Inspired and inspiring indoor farm & more in Denver’s Elyria-Swansea.
Urban food deserts don’t get much drier than Elyria-Swansea, a northeast Denver neighborhood whose lyrical name belies an impoverished, industrialized area. It is chopped up by railroad tracks and freeways with much marginal housing occupied primarily by Latinos with language, education and poverty hurdles that seem insurmountable. The most recent neighborhood improvement plan seems to date back to 1983. The GrowHaus is attempting to balance those inequities through fresh, nutritious food.
Did I mention that the nearest supermarket is 2 miles from 47th and York, where The GrowHaus is located? I’ve been intending to visit ever since I read about it back in 2009 when a couple of food activists and idealists came up with the concept for an indoor urban farm, community center and education venue in this sadly underserved neighborhood. Built on the premise that everyone deserves a healthy meal, this non-profit urban farm and education center has taken root in an abandoned 20,000-square-foot greenhouse for a community-driven, neighborhood-based food system including food production, food access, urban agriculture, education and even job training.
The Hydrofarm is a model of urban agricultural efficiency, using a hydroponic technique that employs a recirculating nutrient solution instead of soil to achieve fast, reliable yields of 5,000 plants at a time with harvests every one to two weeks — plus fish grown in a tank that is part of the recirculating hydroponic system. Some of the crops grown are distributed at an affordable price to Elyria-Swansea residents through corner stores and The GrowHaus’s own farmstand, while the remainder are high-value crops grown for top restaurants and such specialty markets as Marczyk Fine Foods.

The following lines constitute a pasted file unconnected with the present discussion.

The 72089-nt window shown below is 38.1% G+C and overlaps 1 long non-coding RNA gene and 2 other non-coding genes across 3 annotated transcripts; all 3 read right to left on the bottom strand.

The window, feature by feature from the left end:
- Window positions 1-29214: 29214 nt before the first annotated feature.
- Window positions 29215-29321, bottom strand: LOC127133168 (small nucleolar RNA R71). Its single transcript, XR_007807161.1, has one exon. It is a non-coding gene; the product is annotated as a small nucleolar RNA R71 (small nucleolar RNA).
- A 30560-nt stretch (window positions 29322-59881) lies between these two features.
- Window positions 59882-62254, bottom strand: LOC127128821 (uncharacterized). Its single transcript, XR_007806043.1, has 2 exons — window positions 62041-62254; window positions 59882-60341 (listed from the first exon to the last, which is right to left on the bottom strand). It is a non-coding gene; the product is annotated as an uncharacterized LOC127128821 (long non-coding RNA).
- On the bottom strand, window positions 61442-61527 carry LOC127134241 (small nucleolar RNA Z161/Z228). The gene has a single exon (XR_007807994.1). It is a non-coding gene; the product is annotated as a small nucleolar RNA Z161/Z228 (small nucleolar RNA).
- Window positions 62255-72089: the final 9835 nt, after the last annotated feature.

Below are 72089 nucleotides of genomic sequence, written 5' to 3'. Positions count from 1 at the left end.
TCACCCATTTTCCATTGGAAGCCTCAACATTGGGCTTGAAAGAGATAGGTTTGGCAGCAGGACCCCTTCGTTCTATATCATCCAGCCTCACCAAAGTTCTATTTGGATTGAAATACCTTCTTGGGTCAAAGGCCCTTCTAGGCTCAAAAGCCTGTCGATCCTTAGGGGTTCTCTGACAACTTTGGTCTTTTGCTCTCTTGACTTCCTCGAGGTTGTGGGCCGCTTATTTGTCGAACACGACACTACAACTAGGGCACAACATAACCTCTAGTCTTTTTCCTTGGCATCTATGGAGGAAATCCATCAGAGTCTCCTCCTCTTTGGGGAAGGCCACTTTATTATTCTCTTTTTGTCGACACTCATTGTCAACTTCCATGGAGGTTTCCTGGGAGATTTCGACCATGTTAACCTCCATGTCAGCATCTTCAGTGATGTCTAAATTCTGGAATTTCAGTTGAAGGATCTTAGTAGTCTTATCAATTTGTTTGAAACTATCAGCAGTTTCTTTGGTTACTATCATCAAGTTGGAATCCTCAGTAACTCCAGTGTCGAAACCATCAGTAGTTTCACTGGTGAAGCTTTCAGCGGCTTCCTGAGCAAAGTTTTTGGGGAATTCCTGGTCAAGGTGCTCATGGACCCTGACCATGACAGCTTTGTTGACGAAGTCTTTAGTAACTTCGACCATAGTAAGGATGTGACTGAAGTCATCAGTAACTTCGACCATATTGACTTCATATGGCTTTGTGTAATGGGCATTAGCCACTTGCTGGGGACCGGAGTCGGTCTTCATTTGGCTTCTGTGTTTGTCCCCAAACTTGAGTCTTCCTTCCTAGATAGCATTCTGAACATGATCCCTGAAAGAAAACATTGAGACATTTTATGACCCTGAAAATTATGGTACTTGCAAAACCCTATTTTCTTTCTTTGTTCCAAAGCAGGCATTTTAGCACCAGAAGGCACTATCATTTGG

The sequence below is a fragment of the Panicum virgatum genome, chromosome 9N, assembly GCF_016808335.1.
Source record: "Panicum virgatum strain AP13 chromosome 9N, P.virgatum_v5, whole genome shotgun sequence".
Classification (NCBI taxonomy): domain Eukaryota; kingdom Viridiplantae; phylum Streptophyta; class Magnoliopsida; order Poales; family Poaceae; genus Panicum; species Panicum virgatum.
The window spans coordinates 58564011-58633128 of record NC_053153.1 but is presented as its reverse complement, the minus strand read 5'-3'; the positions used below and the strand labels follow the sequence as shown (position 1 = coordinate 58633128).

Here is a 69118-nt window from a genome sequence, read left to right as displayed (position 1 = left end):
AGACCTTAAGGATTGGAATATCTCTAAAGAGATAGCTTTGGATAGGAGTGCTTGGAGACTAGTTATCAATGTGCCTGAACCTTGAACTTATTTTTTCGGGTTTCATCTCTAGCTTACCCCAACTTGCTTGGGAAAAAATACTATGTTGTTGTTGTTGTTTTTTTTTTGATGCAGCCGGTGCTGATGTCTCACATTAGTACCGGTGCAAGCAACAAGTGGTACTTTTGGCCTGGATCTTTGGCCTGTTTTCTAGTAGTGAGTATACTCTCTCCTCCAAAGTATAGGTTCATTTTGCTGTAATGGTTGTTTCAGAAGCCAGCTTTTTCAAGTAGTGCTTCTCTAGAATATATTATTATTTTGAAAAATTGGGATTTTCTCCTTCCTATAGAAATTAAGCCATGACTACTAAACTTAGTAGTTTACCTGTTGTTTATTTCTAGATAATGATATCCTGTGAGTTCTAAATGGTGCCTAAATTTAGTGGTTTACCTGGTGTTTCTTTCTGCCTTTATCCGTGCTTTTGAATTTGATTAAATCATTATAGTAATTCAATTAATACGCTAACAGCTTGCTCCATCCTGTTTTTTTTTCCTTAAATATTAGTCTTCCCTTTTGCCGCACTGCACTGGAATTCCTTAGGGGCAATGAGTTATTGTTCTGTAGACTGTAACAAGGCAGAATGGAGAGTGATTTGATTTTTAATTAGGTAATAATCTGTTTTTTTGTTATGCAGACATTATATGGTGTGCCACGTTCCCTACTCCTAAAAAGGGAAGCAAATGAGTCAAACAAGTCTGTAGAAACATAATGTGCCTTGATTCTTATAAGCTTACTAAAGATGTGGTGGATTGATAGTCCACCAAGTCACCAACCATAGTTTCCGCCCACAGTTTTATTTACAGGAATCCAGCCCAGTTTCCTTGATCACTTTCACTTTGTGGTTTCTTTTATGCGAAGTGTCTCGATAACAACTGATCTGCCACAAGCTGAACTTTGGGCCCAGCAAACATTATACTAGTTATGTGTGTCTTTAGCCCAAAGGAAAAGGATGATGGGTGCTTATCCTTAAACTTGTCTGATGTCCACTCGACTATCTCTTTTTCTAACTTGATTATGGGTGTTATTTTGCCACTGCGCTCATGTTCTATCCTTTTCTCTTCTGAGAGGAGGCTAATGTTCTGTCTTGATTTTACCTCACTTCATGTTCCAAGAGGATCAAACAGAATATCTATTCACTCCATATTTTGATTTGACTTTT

Bit by bit, they are continuing to renovate more of their space to accommodate increased food production, educational facilities and a local food distribution network. The GrowHaus houses a commercial indoor hydrofarm that supplies fresh greens and herbs to some of Denver’s best restaurants. The small fresh food market is called Mercado de al Lado. GrowHaus also holds classes, offers food boxes priced on a sliding scale (low for neighbors, higher for those outside the ‘hood who can afford it), operates an annual seed exchange and hosts annual Harvest Week pop-up dinners. I wrote a post about the 2011 event. The 2014 dates are not yet available, but previous Harvest Weeks have been in late September.
The GrowHaus has a new partnership with the Urban Farm Company of Colorado, which designs and builds vegetable gardens for metro Denver residents, and also provides guidance throughout the season on how to maintain it for maximum yield. If you are a regular reader of this blog, you may remember my post about it), and if you sign on with the Urban Farm Company mention The GrowHaus, they’ll donate 10 percent of the sales towards building gardens for low-income families in the Elyria-Swansea and Globeville neighborhoods.
Westword‘s Lori Midson delved into the complexity during an interview with co-founder Adam Brock.